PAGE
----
The next morning we drove the car to the Guruvayur Temple, an important and enormous Krishna temple about an hour away, to hold a puja for the car. We awoke at 4 am in order to arrive at the temple by our 6 am appointment, and we all dressed up (Lima dressed Emily and me in her saris for the occasion). We stood outside the temple at sunrise as a priest conducted the ritual: he lit incense and chanted sacred words to invite safe and smooth travels, placed a garland of flowers across the car’s hood, dotted each window with sandalwood paste – and placed a lemon in front of each tire.

The Dhanvantari temple

From there, we drove on to one of only two Dhanvantari temples in southern India. When Dr. Ramdas completed his training as an Ayurvedic doctor twenty years ago, he and one of his classmates came to this temple and slept there for 21 days, paying homage to the god of healing to whom they were devoting their life’s work, eating only the prasad that visitors to the temple brought. Although usually only Hindus are permitted inside, Dr. Ramdas intervened on our behalf and we were welcomed in. It was a powerful experience. A relatively small temple, it holds a quiet calm that is reassuring and comforting. The Dhanvantari idol enclosed in the center shrine is completely covered in butter, the traditional sacrificial offering at this temple. We made offerings of our own and pictured Dr. Ramdas’s 21-day pilgrimage. To imagine we were walking in his footsteps for even a few minutes was an inspiration. We felt initiated.

The last day we were in Thrissur, we went to Lima’s parents’ home, about an hour away. We were excited in particular to see her mother, whom we had treated during our training a few months ago. She taught us how to make a traditional kerala dish, kind of a sandwich of sweet coconut meat in rice flour steamed in banana leaves. They live about two kilometers from the beach but apparently don’t go very often, so in our honor, we all piled in their small mini-van (along with some neighbor-relatives) and went. It was a beautiful beach, and Emily inspired Rithwick to go in up to his chest. The rest of us stayed at knee’s height and watched a beautiful sunset.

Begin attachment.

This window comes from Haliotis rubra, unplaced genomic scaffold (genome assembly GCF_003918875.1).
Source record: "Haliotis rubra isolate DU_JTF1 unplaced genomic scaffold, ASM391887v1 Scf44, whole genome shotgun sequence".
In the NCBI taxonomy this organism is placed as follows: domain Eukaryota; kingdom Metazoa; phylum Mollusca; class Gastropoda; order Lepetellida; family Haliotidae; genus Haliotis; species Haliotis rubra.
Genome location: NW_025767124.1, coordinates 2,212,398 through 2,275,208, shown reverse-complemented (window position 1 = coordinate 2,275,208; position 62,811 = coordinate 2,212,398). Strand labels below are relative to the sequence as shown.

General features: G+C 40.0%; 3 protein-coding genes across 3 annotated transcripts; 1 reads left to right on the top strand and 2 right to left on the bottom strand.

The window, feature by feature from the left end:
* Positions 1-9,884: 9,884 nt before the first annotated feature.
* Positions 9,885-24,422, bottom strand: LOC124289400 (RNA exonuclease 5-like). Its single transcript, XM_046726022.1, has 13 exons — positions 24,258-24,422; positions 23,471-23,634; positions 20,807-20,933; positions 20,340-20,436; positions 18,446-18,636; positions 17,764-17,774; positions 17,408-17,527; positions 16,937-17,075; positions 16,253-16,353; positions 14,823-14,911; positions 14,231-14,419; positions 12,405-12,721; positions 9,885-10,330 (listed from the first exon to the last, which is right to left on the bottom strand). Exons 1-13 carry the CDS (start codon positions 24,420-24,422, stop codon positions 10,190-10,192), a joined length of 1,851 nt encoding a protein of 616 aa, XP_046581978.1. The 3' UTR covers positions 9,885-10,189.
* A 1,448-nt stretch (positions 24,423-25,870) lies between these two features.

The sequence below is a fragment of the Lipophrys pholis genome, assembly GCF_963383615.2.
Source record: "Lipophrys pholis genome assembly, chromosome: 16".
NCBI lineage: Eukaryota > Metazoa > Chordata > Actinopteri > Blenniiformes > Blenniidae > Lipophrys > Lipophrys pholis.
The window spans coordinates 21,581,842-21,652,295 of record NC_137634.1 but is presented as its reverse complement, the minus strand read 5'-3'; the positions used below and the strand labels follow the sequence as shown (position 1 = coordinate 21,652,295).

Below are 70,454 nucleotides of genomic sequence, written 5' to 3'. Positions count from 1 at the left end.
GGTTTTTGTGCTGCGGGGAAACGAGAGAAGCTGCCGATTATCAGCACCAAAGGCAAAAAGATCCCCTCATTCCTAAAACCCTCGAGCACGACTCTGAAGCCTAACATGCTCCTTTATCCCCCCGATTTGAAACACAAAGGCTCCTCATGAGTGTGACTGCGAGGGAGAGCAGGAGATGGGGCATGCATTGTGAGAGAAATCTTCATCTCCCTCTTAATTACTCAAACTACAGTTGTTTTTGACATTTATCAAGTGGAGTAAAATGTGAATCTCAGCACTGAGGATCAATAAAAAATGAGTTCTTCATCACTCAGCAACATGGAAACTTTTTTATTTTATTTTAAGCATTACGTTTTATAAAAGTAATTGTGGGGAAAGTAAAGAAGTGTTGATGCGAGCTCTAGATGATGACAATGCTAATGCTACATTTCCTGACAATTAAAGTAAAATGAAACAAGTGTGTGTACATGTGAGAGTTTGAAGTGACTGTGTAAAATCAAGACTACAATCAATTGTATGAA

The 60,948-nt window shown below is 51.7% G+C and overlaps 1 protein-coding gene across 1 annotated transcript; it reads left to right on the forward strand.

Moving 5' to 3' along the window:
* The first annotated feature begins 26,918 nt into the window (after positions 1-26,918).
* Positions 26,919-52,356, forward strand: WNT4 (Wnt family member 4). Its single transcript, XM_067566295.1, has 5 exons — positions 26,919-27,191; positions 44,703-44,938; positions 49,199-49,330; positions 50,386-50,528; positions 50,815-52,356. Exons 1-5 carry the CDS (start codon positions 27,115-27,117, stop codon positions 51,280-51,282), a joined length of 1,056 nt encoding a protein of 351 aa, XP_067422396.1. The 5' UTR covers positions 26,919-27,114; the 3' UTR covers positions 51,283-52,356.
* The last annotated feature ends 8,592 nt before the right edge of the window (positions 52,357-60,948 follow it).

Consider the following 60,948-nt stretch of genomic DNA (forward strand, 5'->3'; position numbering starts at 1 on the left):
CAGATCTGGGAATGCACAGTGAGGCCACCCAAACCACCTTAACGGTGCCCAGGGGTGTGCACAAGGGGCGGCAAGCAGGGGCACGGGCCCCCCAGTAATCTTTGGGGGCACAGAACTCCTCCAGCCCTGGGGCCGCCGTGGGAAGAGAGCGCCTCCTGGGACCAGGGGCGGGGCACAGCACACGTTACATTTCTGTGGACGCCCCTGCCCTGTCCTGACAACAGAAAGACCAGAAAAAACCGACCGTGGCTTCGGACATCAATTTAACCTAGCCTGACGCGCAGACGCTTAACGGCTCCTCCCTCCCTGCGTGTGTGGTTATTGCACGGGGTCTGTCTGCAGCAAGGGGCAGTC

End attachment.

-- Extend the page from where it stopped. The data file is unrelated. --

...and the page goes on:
We were sad to leave Thrissur’s warmth – and Lima’s incredible cooking – but after five days, it was time for yoga. We boarded the train and headed south to Trivandrum and took up residence at the Shivananda Yoga Ashram. Perched on a hilltop with enormous trees bearing brilliant red blossoms and dropping ripe mangoes (well, not the same trees), we felt like we had arrived in heaven. As a fellow yogi commented, “This place is like yoga Disneyland.” It really was. The rigorous schedule of meditation, yoga, and seva (mopping the floor, in my case) was a welcome dive into Spirit and heart, a good transition in advance of pancha karma. I stayed for ten days before heading back to Vaidyagrama on my own, with Emily to follow a week later.

This bathing suit is all the rage in south India.

On one of my last days there, the ashram planned a day trip to Kanyakumari, the very southern most tip of India – the place where the India Ocean, the Arabian Sea, and the Bay of Bengal come together. I had not expected to make it there this trip, so it was a true surprise treat to get to take a dip in those waters. We then waited several hours to get on a ferry out to the rock where Swami Vivekananda meditated for two days straight before deciding to come to Chicago for the world’s fair in 1893, at which he gave a riveting speech that effectively introduced yoga to the West. From the rock, I looked north towards this vast and complex country and counted my blessings once again.


Someone had to remind me that this past weekend was Memorial Day in the States. Being so far away myself, I think of all the soldiers and civilians who have died far from their homes under our flag. I remember too the Army officer I met on the first leg of my flight to India (he got off in Atlanta). He said he was always embarrassed when people thanked him for his service, because he loves his job – “It’s the best job in the world.” I’m not sure which aspects he loves. I think of all those who have died in wars, and I hope that they have found peace. I am grateful for peace wherever we find it, and perhaps especially wherever we make it.

Upon reflection today, I realized that’s really why I’m in India, why I am studying Ayurveda – to learn to create peace.

Sarve bhavantu sukinah

Sarve santu niramayah

Sarve bhadrani pashyantu

Ma kashchid dukha bhagbhavet

May all be happy;

May all be free from disease;

May all see only the good in others;

May none suffer from sorrow.

~from Vaidyagrama’s daily prayers

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Emily and me on the backwaters in Kerala